Tag Archives: Sustainability

Fast Facts: 10 Simple Ways to Enjoy More Taste with Less Waste

Americans throw away 165 billion pounds of food each year. That’s about 20 pounds of food, per person, per month. Food is the number one thing in America’s landfill and has a big impact on sustainability. The good news is we all can do something to address this important issue. Try these 10 simple tips to enjoy more taste with less waste.

  1. Shop Smart. Always shop your refrigerator before grocery shopping, plan menus based on what you already have, make a shopping list of what you need, avoid impulse buys, and don’t buy too much.
  2. Portion Control. The larger the plate, the more likely we are to fill it. Use smaller serving plates and watch portion sizes. We have a tendency to eat with our eyes instead of eating with our stomachs.
  3. Planned Overs. If you know there are going to be extras at one meal, think about what they can be used for at subsequent meals. Friday night’s rice and beans make the perfect base for Saturday morning’s breakfast bowl.
  4. Date & Label. There’s nothing worse than finding a container of old, forgotten leftovers. Date and label everything that goes in the refrigerator & freezer.
  5. Repurpose Past-Prime Foods. Just because a food is past its peak doesn’t mean it can’t still be delicious. Crusty bread makes great French toast or croutons. Vegetables past their prime are good for soup. Wilting spinach is perfect in eggs. And macerated slightly overripe berries (a little balsamic vinegar and sugar) is absolutely delicious on ice cream or yogurt.
  6. Love Your Leftovers. Don’t be a leftover snob – save and actually eat them! Also, get creative with your leftovers. It doesn’t have to be the same meal twice.
  7. Stay Organized. Avoid clutter in your refrigerator, freezer & pantry. Keep things organized, labeled and remember FIFO – First In, First Out.
  8. Understand Food Dates. Treat “Use By” and “Best By” dates as suggestions rather than hard lines. These are voluntary terms used by food manufacturers to indicate quality, not the shelf life of a product. Learn more about food dates with handy phone apps like Food Keeper.
  9. Store Foods Properly. The shelf life of food is significantly increased with proper storage. Check out these guidelines from Save the Food for how to optimally store almost any food.
  10. Freeze It. If you have foods you can’t eat before they go bad, freeze it. Freezing significantly increases the life of food, and almost all foods can be frozen. Check out the National Center for Home Food Preservation for proper food freezing guidelines.

For more information on food waste and additional tips, visit www.savethefood.com

Q & A – How Beans Contribute to Sustainable Nutrition

In this month’s Q & A, we chat with  Amy Myrdal Miller, MS, RD, FAND, the founder & president of Farmer’s Daughter Consulting, Inc.

Bean Bulletin (BB): Hi Amy, thanks for chatting with us. To start, please tell us about yourself. Where did your interest in food and farming come from, and what do you currently do today?  

Amy Myrdal Miller (AMM): I grew up on a farm in northeast North Dakota, in the Northarvest growing region. As the youngest of five kids—including three brothers who are farmers—I spent a lot of time listening to my family talk about the weather and the business of farming. When I was living on the farm, my dad had a big cow-calf operation. He also grew wheat, barley, and corn for silage for the cattle. Today, with my brothers running the farm, wheat is still the largest crop, but they also grow soybeans, canola, dry beans (pintos and black beans), and sunflowers.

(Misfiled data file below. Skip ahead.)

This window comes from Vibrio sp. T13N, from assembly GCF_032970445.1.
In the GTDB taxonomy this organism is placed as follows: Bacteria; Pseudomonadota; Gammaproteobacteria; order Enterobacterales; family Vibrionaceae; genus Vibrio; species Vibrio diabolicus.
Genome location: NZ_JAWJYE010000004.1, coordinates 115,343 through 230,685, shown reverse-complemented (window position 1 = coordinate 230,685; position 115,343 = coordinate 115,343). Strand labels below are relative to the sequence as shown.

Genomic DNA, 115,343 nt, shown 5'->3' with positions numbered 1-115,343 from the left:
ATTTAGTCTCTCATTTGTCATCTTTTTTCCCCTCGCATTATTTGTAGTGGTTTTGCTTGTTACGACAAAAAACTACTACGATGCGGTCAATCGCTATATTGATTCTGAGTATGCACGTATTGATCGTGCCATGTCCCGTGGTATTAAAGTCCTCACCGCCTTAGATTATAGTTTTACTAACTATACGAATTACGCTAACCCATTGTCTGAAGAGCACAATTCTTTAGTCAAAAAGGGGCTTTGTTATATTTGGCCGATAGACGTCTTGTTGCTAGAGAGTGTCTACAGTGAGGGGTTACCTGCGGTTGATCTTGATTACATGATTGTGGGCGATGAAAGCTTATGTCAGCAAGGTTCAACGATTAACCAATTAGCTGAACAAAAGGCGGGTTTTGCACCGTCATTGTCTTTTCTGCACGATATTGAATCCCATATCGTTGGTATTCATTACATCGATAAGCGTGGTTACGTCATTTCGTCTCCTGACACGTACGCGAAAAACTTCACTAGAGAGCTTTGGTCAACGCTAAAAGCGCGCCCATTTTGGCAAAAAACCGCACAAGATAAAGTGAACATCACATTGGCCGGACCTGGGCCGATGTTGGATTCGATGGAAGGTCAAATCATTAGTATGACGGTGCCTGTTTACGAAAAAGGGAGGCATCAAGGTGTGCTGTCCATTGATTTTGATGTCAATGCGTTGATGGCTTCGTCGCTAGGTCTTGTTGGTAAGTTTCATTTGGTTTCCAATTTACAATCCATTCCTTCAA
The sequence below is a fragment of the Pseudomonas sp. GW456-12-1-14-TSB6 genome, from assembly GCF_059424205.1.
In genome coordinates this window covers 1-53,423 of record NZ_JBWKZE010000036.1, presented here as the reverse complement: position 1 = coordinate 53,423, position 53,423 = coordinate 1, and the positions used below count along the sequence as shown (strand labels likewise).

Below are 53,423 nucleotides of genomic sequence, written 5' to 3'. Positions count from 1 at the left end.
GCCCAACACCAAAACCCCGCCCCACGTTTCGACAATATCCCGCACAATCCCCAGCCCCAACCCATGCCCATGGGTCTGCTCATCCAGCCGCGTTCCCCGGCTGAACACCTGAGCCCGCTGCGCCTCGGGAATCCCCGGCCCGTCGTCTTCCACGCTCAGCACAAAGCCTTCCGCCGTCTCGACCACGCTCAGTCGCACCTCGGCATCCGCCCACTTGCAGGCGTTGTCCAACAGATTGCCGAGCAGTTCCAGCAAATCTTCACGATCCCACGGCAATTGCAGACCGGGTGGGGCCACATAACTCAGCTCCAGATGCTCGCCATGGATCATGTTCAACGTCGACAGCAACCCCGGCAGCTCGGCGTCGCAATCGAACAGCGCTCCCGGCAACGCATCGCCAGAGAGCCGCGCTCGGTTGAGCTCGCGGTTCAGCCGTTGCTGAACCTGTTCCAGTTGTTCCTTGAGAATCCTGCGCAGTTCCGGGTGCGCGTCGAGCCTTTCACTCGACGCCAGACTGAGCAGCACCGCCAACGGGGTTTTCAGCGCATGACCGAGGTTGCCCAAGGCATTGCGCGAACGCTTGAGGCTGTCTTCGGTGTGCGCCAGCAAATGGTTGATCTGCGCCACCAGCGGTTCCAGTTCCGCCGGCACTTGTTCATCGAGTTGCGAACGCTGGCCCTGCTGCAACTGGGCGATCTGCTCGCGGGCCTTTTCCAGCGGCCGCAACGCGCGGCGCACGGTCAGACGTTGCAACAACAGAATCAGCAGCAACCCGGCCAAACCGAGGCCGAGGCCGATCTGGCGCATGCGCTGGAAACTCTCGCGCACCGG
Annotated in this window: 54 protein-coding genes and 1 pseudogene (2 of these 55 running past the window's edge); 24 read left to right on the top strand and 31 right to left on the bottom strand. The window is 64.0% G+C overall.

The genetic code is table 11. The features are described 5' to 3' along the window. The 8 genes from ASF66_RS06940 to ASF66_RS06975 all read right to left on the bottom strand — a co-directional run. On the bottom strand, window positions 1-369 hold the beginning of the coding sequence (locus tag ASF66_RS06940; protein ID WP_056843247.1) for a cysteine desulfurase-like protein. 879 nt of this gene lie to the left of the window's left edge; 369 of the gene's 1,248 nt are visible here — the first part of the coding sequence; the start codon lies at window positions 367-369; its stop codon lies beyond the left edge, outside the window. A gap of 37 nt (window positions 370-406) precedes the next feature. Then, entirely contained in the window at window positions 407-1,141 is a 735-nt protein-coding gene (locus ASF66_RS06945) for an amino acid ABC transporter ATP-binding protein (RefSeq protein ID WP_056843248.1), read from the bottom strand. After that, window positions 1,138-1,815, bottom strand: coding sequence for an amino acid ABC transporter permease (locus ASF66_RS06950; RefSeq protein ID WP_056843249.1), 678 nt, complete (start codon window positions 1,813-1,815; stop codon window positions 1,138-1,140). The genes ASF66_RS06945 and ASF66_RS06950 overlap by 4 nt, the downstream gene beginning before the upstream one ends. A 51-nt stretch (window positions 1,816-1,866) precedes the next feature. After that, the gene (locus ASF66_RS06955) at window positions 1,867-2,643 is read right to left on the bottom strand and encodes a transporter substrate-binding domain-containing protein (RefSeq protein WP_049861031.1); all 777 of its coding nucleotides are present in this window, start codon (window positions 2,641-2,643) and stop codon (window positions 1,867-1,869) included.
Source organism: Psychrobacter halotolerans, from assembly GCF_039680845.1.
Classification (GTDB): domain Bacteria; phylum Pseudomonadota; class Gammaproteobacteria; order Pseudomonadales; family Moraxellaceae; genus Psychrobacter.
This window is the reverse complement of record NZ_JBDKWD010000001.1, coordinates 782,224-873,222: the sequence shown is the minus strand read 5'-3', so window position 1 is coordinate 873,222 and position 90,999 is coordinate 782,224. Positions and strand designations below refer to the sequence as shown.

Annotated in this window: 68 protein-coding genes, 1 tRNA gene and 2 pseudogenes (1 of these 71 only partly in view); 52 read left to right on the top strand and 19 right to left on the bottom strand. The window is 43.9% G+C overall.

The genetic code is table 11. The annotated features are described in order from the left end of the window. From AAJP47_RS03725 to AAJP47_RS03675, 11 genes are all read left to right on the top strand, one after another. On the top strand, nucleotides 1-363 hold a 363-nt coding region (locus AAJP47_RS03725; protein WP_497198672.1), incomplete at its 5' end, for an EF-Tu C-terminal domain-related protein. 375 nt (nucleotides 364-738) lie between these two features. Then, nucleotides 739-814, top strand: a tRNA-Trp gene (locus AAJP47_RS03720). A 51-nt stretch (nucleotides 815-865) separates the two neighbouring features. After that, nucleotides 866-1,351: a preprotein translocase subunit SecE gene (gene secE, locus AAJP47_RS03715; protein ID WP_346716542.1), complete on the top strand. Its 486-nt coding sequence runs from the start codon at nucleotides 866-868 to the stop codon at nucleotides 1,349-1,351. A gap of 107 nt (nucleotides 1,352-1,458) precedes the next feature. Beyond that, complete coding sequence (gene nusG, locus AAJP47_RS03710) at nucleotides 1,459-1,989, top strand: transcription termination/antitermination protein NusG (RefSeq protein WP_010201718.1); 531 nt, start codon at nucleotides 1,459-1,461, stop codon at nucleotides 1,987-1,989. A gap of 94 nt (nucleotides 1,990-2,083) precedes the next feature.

My interest in cooking came from my mom who got me working in the kitchen at an early age. By the time I was 10 years old, I was often in charge of making dinner and supper for the family. I love to cook and bake, and I do a lot of recipe development for clients.

I now run a business called Farmer’s Daughter Consulting. I do nutrition marketing and strategic communications work for a variety of food and agriculture clients. I’ve also been a flavor seeker, but after working at The Culinary Institute of America for seven years, I now focus more than ever on ingredients and techniques that make healthy foods delicious and craveable.

BB: The word sustainability is a big buzzword in food today, but there really isn’t a single definition. As a thought leader in food, nutrition and agriculture, what do you consider to be a sustainable diet?

AMM: I think it’s important to first look at sustainable agriculture, for which there is a definition that came from the 1990 “Farm Bill” (Food, Agriculture, Conservation, and Trade Act of 1990).

Sustainable agriculture is an integrated system of plant and animal production practices having a site-specific application that will, over the long term:

  • Satisfy human food and fiber needs
  • Enhance environmental quality and the natural resource base upon which the agricultural economy depends
  • Make the most efficient use of nonrenewable resources and on-farm resources and integrate, where appropriate, natural biological cycles and controls
  • Sustain the economic viability of farm operations
  • Enhance the quality of life for farmers and society as a whole.

There are many significant points in this definition, including the fact that sustainable agriculture is about plant and animal production, that it is site-specific, and that the economic viability of a farm is as important as the use of nonrenewable resources. Farmers today are faced daily with making decisions about the best use of their time, money, and natural resources. Sadly though, people who have never visited a farm or talked to a farmer are often the ones most critical of agriculture practices.